NYPD unveils drone programme amid privacy concerns

The New York Police Department (NYPD) has revealed plans to deploy drones for a variety of operations across the city, raising some concerns over privacy and safety. 

NYPD
(Credit: NYPD)

A total of 14 UAVs from Chinese drone manufacturer DJI will be operated by the force’s Technical Assistance Response Unit (TARU). According to the NYPD, this unit provides specialised investigative equipment and tactical support to all bureaus within the police department, from officers on patrol to the Emergency Service Unit (ESU). The majority of the drones will be small DJI Mavic Pro quadcopters, capable of rapid deployment. Two larger DJI M210 RTK quadcopters – equipped with 30x zoom cameras, thermal imaging and 3D mapping capabilities – will be used selectively for more demanding missions.

“As the largest municipal police department in the United States, the NYPD must always be willing to leverage the benefits of new and always-improving technology,” said NYPD Commissioner James O’Neill. “Our new UAS program is part of this evolution – it enables our highly-trained cops to be even more responsive to the people we serve, and to carry out the NYPD’s critical work in ways that are more effective, efficient, and safe for everyone.”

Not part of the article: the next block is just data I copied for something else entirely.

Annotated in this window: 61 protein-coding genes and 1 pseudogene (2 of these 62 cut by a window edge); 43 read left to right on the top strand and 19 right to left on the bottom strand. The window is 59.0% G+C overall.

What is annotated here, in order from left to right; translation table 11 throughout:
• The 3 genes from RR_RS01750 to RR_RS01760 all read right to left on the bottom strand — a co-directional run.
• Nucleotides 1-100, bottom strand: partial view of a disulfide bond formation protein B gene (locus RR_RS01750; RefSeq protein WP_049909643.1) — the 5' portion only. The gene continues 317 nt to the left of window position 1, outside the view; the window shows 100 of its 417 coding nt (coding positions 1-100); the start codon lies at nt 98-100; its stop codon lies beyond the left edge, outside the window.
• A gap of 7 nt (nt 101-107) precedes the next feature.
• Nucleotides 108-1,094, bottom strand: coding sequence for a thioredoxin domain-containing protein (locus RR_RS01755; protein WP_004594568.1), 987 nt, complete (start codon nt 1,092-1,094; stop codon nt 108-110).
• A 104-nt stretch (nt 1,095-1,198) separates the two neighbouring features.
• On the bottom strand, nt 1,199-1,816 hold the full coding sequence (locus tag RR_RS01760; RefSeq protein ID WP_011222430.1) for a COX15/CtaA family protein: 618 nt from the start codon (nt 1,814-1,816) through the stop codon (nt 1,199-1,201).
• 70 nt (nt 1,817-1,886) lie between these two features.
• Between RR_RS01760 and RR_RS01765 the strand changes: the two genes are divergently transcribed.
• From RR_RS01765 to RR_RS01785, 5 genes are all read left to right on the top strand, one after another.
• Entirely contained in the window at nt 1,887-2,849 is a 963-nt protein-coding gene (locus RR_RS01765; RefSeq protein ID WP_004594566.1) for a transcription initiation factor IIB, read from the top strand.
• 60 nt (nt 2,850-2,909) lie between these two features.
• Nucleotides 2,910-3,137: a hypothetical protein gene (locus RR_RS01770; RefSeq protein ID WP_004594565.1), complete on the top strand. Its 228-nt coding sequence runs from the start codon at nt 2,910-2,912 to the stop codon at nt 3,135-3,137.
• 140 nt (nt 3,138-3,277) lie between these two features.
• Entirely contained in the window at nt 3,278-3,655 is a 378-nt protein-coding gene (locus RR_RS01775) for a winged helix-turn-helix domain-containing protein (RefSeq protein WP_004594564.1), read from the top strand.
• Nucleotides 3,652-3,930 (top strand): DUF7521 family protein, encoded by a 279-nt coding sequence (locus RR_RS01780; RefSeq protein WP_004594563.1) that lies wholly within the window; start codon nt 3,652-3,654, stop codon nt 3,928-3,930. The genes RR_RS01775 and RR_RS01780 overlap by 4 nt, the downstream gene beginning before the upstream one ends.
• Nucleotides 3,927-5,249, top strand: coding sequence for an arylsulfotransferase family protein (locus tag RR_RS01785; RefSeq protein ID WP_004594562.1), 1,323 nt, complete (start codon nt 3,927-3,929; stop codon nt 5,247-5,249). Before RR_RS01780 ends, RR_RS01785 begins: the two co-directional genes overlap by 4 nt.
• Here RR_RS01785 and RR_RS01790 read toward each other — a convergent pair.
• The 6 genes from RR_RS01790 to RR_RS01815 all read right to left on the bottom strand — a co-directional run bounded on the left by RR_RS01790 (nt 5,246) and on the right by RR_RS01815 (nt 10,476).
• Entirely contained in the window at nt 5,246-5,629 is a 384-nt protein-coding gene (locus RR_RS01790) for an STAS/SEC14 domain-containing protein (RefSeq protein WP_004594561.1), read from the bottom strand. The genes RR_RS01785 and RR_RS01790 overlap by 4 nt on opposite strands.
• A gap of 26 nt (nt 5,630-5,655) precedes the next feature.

While more than 900 police and emergency services departments across the US are already using drones, New York’s high-density population and towering Manhattan skyline make the city a unique prospect for UAV operations. In a statement, the NYPD outlined its acceptable use cases for drones, including search & rescue, crime scene analysis, traffic monitoring and hostage scenarios. Situations where UAVs would not be deployed include routine patrol, traffic enforcement, illegal surveillance and disarming/disabling a vehicle or suspect. Nonetheless, the programme’s launch has faced a backlash from some New Yorkers, with the city’s civil liberties union (NYCLU) demanding far stricter parameters for drone use.

“Police cameras in the skies of New York City offer a new frontier for both public safety and abuses of power,” said the NYCLU associate legal director Christopher Dunn.

“The NYPD’s drone policy places no meaningful restrictions on police deployment of drones in New York City and opens the door to the police department building a permanent archive of drone footage of political activity and intimate private behaviour visible only from the sky.”

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